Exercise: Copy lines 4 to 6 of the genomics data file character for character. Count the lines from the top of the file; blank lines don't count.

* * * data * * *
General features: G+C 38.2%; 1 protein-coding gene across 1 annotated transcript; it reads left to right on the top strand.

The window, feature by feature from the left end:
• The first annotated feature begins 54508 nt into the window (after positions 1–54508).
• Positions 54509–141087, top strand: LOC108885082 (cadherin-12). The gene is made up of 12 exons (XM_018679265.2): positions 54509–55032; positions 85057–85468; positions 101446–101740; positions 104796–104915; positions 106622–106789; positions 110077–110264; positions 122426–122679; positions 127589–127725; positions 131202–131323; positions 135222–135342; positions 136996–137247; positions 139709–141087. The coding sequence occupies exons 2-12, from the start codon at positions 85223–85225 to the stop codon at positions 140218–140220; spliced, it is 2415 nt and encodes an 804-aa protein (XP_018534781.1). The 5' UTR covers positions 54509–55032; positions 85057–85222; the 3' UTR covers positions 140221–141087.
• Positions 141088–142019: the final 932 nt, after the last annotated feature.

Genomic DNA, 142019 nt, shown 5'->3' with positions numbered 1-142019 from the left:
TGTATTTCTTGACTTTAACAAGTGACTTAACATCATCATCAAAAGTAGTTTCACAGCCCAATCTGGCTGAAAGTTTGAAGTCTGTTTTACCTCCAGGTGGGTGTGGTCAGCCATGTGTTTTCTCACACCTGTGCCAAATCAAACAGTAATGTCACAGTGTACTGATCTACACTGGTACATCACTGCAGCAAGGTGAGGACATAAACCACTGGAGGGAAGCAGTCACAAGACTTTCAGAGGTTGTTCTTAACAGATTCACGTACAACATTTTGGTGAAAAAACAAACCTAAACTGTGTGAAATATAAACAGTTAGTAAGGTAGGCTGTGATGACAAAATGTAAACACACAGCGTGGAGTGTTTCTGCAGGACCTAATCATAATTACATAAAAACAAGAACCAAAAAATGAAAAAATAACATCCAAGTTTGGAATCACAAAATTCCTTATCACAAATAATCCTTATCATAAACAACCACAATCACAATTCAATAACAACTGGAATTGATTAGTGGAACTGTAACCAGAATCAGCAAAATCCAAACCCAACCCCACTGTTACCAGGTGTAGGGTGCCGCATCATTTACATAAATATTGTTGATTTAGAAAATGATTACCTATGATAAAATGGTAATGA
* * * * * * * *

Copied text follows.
• Positions 54509–141087, top strand: LOC108885082 (cadherin-12). The gene is made up of 12 exons (XM_018679265.2): positions 54509–55032; positions 85057–85468; positions 101446–101740; positions 104796–104915; positions 106622–106789; positions 110077–110264; positions 122426–122679; positions 127589–127725; positions 131202–131323; positions 135222–135342; positions 136996–137247; positions 139709–141087. The coding sequence occupies exons 2-12, from the start codon at positions 85223–85225 to the stop codon at positions 140218–140220; spliced, it is 2415 nt and encodes an 804-aa protein (XP_018534781.1). The 5' UTR covers positions 54509–55032; positions 85057–85222; the 3' UTR covers positions 140221–141087.
• Positions 141088–142019: the final 932 nt, after the last annotated feature.

Genomic DNA, 142019 nt, shown 5'->3' with positions numbered 1-142019 from the left: